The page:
Changing this situation will therefore require internal pressure rather than external pressure. Given the nature of the Israeli collective psyche, traumatised by the experiences of the Holocaust and the creation of a nation through war and colonisation, removing what is perceived as a safeguard will be difficult to enforce, particularly given the Israeli policy of calculated ambiguity.[xvi] However, there have been some positive indications of future change, from the first admission in the Knesset that Israel possesses nuclear weapons to its first ever-public debate on nuclear weapons and the work of the Israeli Disarmament Movement in breaking the Israeli taboo.[xvii] Thus, interrogating the notion of nuclear power as a safeguard is critical to changing Israeli public opinion and would allow for the eventual mobilisation of the electorate in favour of dismantling nuclear facilities. This includes the recognition that it was Israeli nuclearisation which prompted today’s nuclear threats in Iran, and the developing threats in Saudi Arabia and the UAE and that despite having possessed an arsenal for a substantial period of time, the Israeli state is not any safer than it was at its inception.

On the contrary, the proliferation of nuclear programmes increases the risk of catastrophe, such as by the attack of an armed group or a technical malfunction. Moreover, in dismantling its programme, Israel could set off a domino effect leading to Iran curtailing its civil nuclear programme, reducing both Tehran’s perceived threat to Israel, and Israel’s perceived threat to many Arab states.[xviii] Combined internal and external pressure to change and establish a WMD-free zone is necessary in order to ensure long-term safety and security within the wider region.

In conclusion, there is much work to be done across the Middle East to raise awareness of the threat of nuclear weapons and the need for compromise by all parties involved. Israeli society must come to realise that peace and safety comes not from military occupation or the policing of neighbourhoods, but rather from a just peace deal with the Palestinians, recognising their historical and legal rights to the land. Such a deal would finally allow Middle Eastern countries to normalise their relationship with Israel. To this end, progress on the establishment of the Zone presents an avenue that demonstrates to untrusting neighbours that Israel is serious in its attempts to secure regional peace for all. As for Arab societies, they must educate themselves about peacebuilding and understand that the humanitarian impacts of an Israeli or Iranian nuclear disaster would be catastrophic and cannot be confined to political borders.

* King’s College, London, United Kingdom

[i] Kelsey Davenport, 2013. “A WMD-Free Zone in the Middle East: Regional Perspectives.” Arms Control Today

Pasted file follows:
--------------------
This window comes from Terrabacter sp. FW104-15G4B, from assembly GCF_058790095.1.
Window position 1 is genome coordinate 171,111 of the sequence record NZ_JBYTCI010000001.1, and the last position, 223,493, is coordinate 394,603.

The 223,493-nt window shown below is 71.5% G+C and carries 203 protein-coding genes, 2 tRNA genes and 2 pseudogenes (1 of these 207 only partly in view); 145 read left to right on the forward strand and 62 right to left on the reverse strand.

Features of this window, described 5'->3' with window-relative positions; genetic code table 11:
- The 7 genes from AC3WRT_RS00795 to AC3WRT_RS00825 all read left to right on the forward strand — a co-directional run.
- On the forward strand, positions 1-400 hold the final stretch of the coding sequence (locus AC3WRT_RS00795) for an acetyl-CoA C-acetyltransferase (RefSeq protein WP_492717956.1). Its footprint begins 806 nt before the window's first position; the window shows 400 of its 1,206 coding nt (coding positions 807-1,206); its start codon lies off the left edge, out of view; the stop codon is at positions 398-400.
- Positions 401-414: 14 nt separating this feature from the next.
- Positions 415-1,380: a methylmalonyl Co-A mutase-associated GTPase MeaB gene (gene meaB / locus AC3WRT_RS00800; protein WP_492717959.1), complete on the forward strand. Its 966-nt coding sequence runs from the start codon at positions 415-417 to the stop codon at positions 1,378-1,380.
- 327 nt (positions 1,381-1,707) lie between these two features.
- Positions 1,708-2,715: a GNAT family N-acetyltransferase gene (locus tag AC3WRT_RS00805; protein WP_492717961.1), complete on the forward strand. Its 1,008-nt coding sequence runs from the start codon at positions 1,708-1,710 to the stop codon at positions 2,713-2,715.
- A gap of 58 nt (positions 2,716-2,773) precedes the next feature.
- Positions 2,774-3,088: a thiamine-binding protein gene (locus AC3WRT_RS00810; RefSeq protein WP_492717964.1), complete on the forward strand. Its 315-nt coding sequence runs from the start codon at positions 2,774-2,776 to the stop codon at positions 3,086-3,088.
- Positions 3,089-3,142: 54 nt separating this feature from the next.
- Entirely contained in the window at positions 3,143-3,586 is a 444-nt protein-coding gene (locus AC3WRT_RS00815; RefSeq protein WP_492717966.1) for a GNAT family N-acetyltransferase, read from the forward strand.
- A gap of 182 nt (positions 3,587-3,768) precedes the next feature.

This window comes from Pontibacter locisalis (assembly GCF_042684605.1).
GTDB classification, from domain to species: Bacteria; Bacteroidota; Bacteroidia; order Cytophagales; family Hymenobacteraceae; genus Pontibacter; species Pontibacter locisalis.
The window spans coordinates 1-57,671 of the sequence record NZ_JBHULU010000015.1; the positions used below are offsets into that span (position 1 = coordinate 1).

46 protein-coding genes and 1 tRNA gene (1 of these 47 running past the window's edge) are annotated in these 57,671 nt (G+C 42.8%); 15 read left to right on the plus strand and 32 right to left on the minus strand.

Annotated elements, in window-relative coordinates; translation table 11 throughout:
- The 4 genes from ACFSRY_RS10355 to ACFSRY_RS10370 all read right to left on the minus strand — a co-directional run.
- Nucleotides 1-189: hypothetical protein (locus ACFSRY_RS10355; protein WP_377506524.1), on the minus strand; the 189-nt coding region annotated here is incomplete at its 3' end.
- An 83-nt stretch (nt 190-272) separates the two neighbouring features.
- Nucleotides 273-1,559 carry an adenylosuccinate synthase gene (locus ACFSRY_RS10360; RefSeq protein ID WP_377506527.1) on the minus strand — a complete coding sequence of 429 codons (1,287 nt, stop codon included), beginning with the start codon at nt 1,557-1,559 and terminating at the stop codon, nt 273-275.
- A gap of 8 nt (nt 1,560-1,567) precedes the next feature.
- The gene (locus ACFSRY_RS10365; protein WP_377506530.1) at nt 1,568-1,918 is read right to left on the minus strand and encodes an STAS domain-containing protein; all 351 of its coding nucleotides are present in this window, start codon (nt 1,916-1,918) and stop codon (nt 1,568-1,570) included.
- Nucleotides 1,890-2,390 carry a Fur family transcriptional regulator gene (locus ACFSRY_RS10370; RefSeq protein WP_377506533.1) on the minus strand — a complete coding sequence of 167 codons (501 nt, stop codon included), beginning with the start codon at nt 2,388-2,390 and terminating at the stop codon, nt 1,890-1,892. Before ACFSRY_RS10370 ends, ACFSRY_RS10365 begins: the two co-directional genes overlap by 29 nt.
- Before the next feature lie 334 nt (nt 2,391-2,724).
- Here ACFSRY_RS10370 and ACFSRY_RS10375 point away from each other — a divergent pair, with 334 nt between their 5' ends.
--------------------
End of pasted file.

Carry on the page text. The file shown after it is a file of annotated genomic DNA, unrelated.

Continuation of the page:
[ii] Abraham Shanedling. 2014. “Removing Weapons of Mass Destruction from the World’s Most Volatile Region: How to Achieve a WMD-Free Zone in the Middle East.” Georgetown Journal of International Law 46(1): 315-361.

[iii] Eva Bellin. 2004. “The Robustness of Authoritarianism in the Middle East: Exceptionalism in Comparative Perspective.” Comparative Politics 36 (2): 139–57. https://doi.org/10.2307/4150140.

[iv] Mohamed S. Helal, 2019. “Two Seas Apart: An Account of the Establishment, Operation and Impact of the Bahrain Independent Commission of Inquiry (BICI).” European Journal of International Law 30 (3): 903–27. https://doi.org/10.1093/ejil/chz045.

[v] Fatima El Issawi, and Francesco Cavatorta. 2020. The Unfinished Arab Spring: Micro-Dynamics of Revolts between Change and Continuity. Chicago: The Gingko Library.

[vi] Arab Center for Research and Policy Studies. 2020. “The 2019-20 Arab Opinion Index” Accessed: Sept 13, 2021. https://www.dohainstitute.org/en/Lists/ACRPS-PDFDocumentLibrary/Arab-Opinion-Index-2019-2020-Inbreef-English-Version.pdf.

[vii] Given the censorship of pro-Palestinian activism online, measuring online support can be difficult to present as hashtags and content are banned and removed by international technology companies – social media channel providers, such as ByteDance, owner of Tiktok. An example of one such post includes: Al Tamimi, Abdulla (@iAbudT). “علموا اولادكم ان فلسطين محتلة ، وان المسجد الأقصى أسير ، وان الكيان الصهيوني عدو ، وان المقاومة شرف ، وانهُ لا يوجد دولة اسمها اسرائيل -الملك فيصل رحمه الله ”, Twitter, May 10, 2021. Accessed: Sept 8, 2021 https://twitter.com/iAbudT/status/1391796116660887552.

[viii] These protests were mostly documented informally in social media, rather than on mainstream media outlets. See: @al_mhnds, “علمو اولادكم ان فلسطين عربيه اروحنا جميعا فداء القدس# الكويت_مصر_السعودية_سوريا # فلسطين🇵🇸 # القدس_لنا🇵🇸🕌 # الاردن # العراق # انقذوا_حي_الشيخ_جراح” , Tiktok, May 15, 2021, Accessed: Sept 12, 2021. https://vm.tiktok.com/ZSJEUXyNB/

[ix] Arab Center for Research and Policy Studies. 2020. “The 2019-20 Arab Opinion Index” Accessed: Sept 13, 2021. https://www.dohainstitute.org/en/Lists/ACRPS-PDFDocumentLibrary/Arab-Opinion-Index-2019-2020-Inbreef-English-Version.pdf.

[x] ibid.

[xi] Jumana Al Tamimi. “Why Palestine Still Matters to Arab Youth.” Mena – Gulf News. Gulf News, May 2, 2019. Accessed: Sept 12, 2021. https://gulfnews.com/world/mena/why-palestine-still-matters-to-arab-youth-1.63694282.

[xii] Sandeep Baliga, and Tomas Sjöström. 2008. “Strategic Ambiguity and Arms Proliferation.” The Journal of Political Economy 116 (6): 1023–57. https://doi.org/10.1086/595016.

[xiii] Wisam Sedawi, Orit Ben Zvi Assaraf, and Julie Cwikel. 2014. “Conceptualizations of Waste-Related Implications on Health and Welfare among Elementary School Students in the Negev’s Bedouin Arab Community.” Cultural Studies of Science Education 9 (4): 935–76. https://doi.org/10.1007/s11422-014-9569-0.

[xiv] International Atomic Energy Agency (2007) “Record of the Ninth Meeting” GC(51)/OR.9.

[xv] Abdulkhaleq Abdulla. “The Two Pillars of the Abraham Accords.” Middle East Institute, August 12, 2021. Accessed: Sept 10, 2021 https://www.mei.edu/publications/two-pillars-abraham-accords.

[xvi] Gawdat Bahgat. 2013. “A WMD-Free Zone in the Middle East?” Middle East Policy. 10(1): 30-38.

[xvii] For Knesset discussions see: Lauren, Greg. “Good vs. Evil: A Knesset debate on nuclear weapons” Times of Israel, 4 July 2013. Accessed: Sept 10, 2021 https://blogs.timesofisrael.com/good-vs-evil-a-knesset-debate-on-nuclear-weapons-2/

For public debate on Israel’s nuclear weapons see: Norton-Taylor, Richard. “MP drops bombshell on Knesset besieged by nuclear row” The Guardian. 3 February 2000. Accessed: Sept 8, 2021 https://www.theguardian.com/world/2000/feb/03/israel

[xviii] Arab Center for Research and Policy Studies. 2020. “The 2019-20 Arab Opinion Index” Accessed: Sept 13, 2021. https://www.dohainstitute.org/en/Lists/ACRPS-PDFDocumentLibrary/Arab-Opinion-Index-2019-2020-Inbreef-English-Version.pdf.